found a main effect of gender, F(1,24)=37.037, p ≤ .05, indicating that
female victims are helped sooner than male victims. There was also a
main effect of the number of bystanders present, F(2,24)=21.111, p ≤ .05.
This effect showed that a lone bystander helped much sooner than when
there were 2 or 3 bystanders present. Finally, there was an interaction
between gender and the number of bystanders present, F(2,24)=4.815, p
≤ .05. Simple effects tests showed that male and female victims receive
help equally quickly when only 1 bystander is present, F(1,24)=1.11, p
> .05. However, when 2 or 3 bystanders are present, female victims were
helped more quickly than male victims, F(1,24)=17.778, p ≤ .05 for 2
bystanders and F(1,24)=27.778, p ≤ .05 for 3 bystanders.”

Chapter 17: Page 37


Filling in an ANOVA Table
You should be able to complete a partially filled in ANOVA table

Let’s suppose we did an experiment where we investigate the effectiveness of


advertisements. We manipulate:

IV1: Whether the ad has a celebrity spokesperson or a “normal” person


IV2: Whether the ad is in black/white or color
DV: How persuasive do Ps find the ad on a scale where 1 = Not at all persuaded;
7 = Extremely persuaded

There are 20 participants “per cell”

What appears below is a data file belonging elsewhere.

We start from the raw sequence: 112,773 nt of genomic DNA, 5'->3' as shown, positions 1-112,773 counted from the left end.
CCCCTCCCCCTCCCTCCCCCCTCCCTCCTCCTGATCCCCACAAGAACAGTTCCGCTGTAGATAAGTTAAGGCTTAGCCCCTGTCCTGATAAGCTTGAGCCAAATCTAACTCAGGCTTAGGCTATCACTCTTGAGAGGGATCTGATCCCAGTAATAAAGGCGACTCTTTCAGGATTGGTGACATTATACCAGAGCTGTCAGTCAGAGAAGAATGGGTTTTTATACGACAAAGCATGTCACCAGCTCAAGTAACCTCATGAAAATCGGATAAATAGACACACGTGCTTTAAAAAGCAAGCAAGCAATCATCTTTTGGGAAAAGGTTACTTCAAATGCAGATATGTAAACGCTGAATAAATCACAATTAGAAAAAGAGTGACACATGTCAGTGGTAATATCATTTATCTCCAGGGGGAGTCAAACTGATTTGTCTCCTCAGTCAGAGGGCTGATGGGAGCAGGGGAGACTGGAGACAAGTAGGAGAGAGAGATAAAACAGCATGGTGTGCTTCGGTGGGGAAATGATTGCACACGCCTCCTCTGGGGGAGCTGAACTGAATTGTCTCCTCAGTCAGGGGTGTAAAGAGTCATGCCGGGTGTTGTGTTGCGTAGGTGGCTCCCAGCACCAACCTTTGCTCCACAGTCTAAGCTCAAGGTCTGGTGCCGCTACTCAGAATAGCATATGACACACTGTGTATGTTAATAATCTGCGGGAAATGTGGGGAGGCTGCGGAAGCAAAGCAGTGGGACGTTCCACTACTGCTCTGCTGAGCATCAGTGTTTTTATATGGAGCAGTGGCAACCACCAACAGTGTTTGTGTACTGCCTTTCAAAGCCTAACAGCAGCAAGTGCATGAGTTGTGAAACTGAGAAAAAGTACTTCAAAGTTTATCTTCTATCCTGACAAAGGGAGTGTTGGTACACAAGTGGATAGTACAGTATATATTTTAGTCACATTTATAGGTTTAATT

Chapter 17: Page 38


ANOVA Table

Source df SS MS F
Spokesperson 200
Color 150
Interaction (S*C) 50
Error
Total 850
We should be able to complete everything else!

Calculate df
Spokesperson has 2 levels df = (k – 1) = (2 – 1) = 1
Color has 2 levels df = (k – 1) = (2 – 1) = 1
Interaction df is the product of the df for the 2 IVs = 1*1 = 1
Total df = (N – 1) = (80-1) = 79
Error df = “what’s left over” (79 – 1 – 1 – 1) = 76

Chapter 17: Page 39


Source df SS MS F
Spokesperson 1 200
Color 1 150
Interaction (S*C) 1 50
Error 76
Total 79 850

The SS for all factors and interactions should add up to the total
SS. Thus:

SSerror = SStotal – SSspokesperson – SScolor - SSinteraction

SSerror = 850 – 200 – 150 – 50 = 450

Chapter 17: Page 40


Source df SS MS F
Spokesperson 1 200
Color 1 150
Interaction (S*C) 1 50
Error 76 450
Total 79 850
SS spokespers 2
00 SS color 150
MSSpokesperson = df spokespers
on

on
=
1
=2
00
MScolor = df color
=
1
= 150

SS Interactio n 50 SS Error 450


MSInteraction = df Interactio n
=
1
= 50
MSError = df Error
=
76
= 5.92

Chapter 17: Page 41


Source df SS MS F
Spokesperson 1 200 200
Color 1 150 150
Interaction (S*C) 1 50 50
Error 76 450 5.92
Total 79 850
MS Spokespers 200 MS Color 150
FSpokesperson = MS Error
on
=
5.9
2
=3
3.7
8
FColor = MS Error
=
5.92
= 25.34

MS Interactio n 50
FInteraction = MS Error
=
5.92
= 8.45

Chapter 17: Page 42


Source df SS MS F
Spokesperson 1 200 200 33.78
Color 1 150 150 25.34
Interaction (S*C) 1 50 50 8.45
Error 76 450 5.92
Total 79 850
Finally, we’d compare each F to the appropriate critical F value
All tests in this example have 1,76 df. Assuming α = .05, from
Table E.3, we’ll use the df that are closest to but smaller than
the actual df, b/c they are not listed
Thus, we will use the df for (1,60) = 4.00
All F’s exceed the critical value

Chapter 17: Page 43